Today marks the third time this year that the S&P 500 declined by greater than two percent in one day; surpassing the two times that it occurred in 2013. If it wasn’t clear already, the investment framework that was used in 2013 is no longer applicable to portfolios in 2014.
To recap, the S&P 500 Index fell by 39.1 points to close at 1833.08; a level not seen since February 20th. The index is off by 0.83% on the year and -3.38% from its all time intra-day high achieved one week ago after the Employment Situation reports were released.
On the surface, this is nothing more than a mild pullback; the low seen in February 2014 is still five percent lower than where the S&P 500 closed today. However, the majority of the stocks that fueled equity markets in 2013–and even in 2014–are off by significantly greater percentages. Is this a rotation out of the momentum names and into more “value-oriented” equities or the beginning of a general pullback?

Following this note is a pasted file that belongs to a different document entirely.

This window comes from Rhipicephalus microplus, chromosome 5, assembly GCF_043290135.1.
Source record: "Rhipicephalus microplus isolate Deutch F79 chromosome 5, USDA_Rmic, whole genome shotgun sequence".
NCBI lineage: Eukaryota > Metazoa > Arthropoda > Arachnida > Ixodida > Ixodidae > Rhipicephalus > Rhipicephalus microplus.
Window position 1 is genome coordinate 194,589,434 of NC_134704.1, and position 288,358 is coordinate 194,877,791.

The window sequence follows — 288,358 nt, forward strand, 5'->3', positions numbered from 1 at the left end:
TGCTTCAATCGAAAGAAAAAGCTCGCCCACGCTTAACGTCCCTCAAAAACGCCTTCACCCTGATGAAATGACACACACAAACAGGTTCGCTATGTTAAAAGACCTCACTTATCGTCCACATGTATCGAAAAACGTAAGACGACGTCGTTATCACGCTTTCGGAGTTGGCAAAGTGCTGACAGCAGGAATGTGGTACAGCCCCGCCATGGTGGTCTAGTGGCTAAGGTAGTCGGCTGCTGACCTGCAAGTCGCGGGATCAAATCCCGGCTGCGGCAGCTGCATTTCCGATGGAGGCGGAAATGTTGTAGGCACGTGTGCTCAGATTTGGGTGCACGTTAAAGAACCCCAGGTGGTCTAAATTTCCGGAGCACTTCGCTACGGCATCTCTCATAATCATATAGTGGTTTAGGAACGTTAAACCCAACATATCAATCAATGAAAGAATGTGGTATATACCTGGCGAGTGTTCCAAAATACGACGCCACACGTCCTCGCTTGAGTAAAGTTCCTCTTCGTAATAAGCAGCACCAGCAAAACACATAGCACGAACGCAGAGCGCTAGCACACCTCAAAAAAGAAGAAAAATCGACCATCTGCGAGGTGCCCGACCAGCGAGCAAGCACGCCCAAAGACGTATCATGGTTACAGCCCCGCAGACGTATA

The chart above speaks for itself and the equity market continues to plateau. In the short-term, we should expect the continuation of this pattern. Our strategy will continue to focus on working within the range; adding equity exposure around 1800 on the S&P 500 and reducing exposure near the all-time highs. We will be mindful of any movement below 1785 as this may be an indication of something larger.
On a longer time frame, there are serious headwinds for equities (e.g. the Taper, economy, trend reversion). I’ve blogged about important inflection points on several economic indicators recently and in a future post, I’ll comment on the flattening of the Treasury curve.